Having summarised the observational evidence for a cosmological -term let us now turn our attention to some theoretical implicationsi of .

A turning point in our understanding of the cosmological constant
occurred when Zeldovich (1968), intrigued by
-based
cosmological models presented to explain
an excess of quasars near redshift ~ 2, showed
that zero-point vacuum fluctuations must have a
Lorentz invariant form *P*_{vac} = -
_{vac}
*c*^{2}, equivalently *T*_{ik}^{vac} =
*g*_{ik}, *i.e.* the vacuum within the quantum framework
had properties identical to those of a cosmological constant.

Let us review this situation beginning
with an oscillator consisting of a single
particle of mass *m* moving under the influence of a potential
*V* = 1/2 *kx*^{2}.
At the classical level one expects the lowest energy state to be
associated with
the particle at rest at *x* = 0, so that the total energy vanishes:
*E* = *T* + *V* = 0.
Thus, within the classical framework, the vacuum can be viewed as
a state having zero energy and momentum.
However when viewed in terms of quantum mechanics the situation changes,
the uncertainty relation preventing the particle (wave function) from
simultaneously
having a fixed location (*x* = 0) and a fixed velocity (*T* =
0). As a result,
the ground state energy of the oscillator is finite and is given by
*E* = 1/2
, where
= *k*/*m*.
Turning now to quantum theory, it is
well known that after secondary quantization
a classical field can be looked upon as an ensemble of oscillators each with
frequency (*k*).
The net `zero-point energy' of this field is
*E* = _{k}
1/2
(*k*).
Thus the uncertainty relation endows the vacuum with both energy and
pressure!

The existence of zero-point vacuum fluctuations
has been spectacularly demonstrated by the Casimir effect.
^{(10)}
The vacuum energy associated with zero-point fluctuations
is formally infinite and results
in a `cosmological constant problem' for the universe
[205].
Because of the importance of this result we shall
perform a simple calculation aimed at evaluating
the zero-point energy associated with a quantized scalar field in flat
space-time. (The reader is referred to Birrell & Davies 1982 for a
discussion of quantization of higher spin fields.)

Consider the action defined in flat four dimensional space-time
^{(11)}

(53) |

where (*x*) is the
Lagrangian density for a massive scalar field

(54) |

propagating in flat space-time with metric
_{ij}.

The variational principle
_{}
= 0 gives the
Klein-Gordon equation

(55) |

where
^{ik}
_{i}
_{k}.

To quantize the system we treat the field as an operator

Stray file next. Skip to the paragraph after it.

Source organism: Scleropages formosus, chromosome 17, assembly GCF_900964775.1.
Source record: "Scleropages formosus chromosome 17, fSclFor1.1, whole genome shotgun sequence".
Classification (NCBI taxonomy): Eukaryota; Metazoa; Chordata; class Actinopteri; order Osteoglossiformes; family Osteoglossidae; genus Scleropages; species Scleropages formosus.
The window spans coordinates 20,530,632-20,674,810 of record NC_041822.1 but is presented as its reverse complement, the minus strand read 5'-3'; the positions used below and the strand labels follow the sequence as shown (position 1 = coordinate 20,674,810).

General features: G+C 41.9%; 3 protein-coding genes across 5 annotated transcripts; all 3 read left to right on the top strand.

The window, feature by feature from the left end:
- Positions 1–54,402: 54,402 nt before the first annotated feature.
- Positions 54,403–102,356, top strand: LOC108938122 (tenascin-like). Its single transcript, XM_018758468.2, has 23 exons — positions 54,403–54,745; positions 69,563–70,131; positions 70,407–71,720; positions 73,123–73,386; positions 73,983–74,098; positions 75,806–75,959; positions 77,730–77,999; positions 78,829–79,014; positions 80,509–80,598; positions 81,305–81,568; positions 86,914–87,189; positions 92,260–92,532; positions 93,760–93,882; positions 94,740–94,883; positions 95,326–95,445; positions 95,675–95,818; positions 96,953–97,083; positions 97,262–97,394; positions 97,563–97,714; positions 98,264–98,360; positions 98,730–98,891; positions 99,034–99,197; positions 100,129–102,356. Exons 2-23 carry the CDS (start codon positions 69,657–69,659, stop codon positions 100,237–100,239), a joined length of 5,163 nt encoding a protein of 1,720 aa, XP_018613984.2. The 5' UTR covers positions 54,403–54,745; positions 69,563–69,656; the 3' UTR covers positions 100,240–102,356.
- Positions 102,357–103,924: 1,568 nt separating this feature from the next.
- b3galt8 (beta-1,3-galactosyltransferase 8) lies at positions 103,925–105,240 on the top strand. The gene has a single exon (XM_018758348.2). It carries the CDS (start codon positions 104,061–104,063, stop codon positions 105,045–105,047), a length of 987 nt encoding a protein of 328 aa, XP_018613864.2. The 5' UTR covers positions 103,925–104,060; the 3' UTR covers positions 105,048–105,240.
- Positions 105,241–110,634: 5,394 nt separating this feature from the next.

(56) |

where *a*_{k}, *a*_{k}^{†} are
annihilation and creation operators
[*a*_{k}, *a*_{k'}^{†}] =
_{kk'}, defining
the vacuum state *a*_{k}| 0> = 0,
*k*.
An orthonormal set of solutions
defined using periodic boundary conditions on a three dimensional
torus of side *L* is given by
[18]

(57) |

where
_{k}^{2}
= *k*^{2} + *m*^{2}, and
the field modes have been normalized using

(58) |

where

(59) |

Consider next, the energy-momentum tensor

(60) |

where *T*_{00} defines the energy density

(61) |

and *T*_{0}
the momentum density

(62) |

Substituting from (56) & (57) into (60) one obtains
for the Hamiltonian *H*

(63) |

which can be further simplified using the commutation relation
[*a*_{k}, *a*_{k'}^{†}] =
_{kk'} to

(64) |

A similar operation on the momentum density yields [18]

(65) |

Inspecting expressions (63) and (65) for
the Hamiltonian *H* and the momentum operator
*P*_{} we
find, for the expectation value of these quantities in the vacuum state
|0>

(66) |

Transforming the sum
_{k} to an integral
we get

(67) |

From (66) & (67) we find that the energy density of
zero-point vacuum fluctuations is dominated by
ultraviolet divergences which diverge as *k*^{4} when
*k*
.
The vacuum state therefore has zero momentum and infinite energy !
(In terms of Feynman diagrams the energy density of zero-point fluctuations
is associated with a one-loop vacuum graph, see
figure (13).)

Within the framework of Newtonian gravity and either classical or quantum
mechanics, an infinite (or very large)
vacuum energy does not cause serious problems since interaction
between particles is governed not by the absolute value of the potential
energy *V*, but by its gradient
*V*.
As a result one can always redefine
*V'*
*V* + *V*_{0}
so that the minimum of *V'* has zero net energy. The situation changes
dramatically
when we view the vacuum within the framework of general relativity.
A central tenet of the general theory of relativity is that the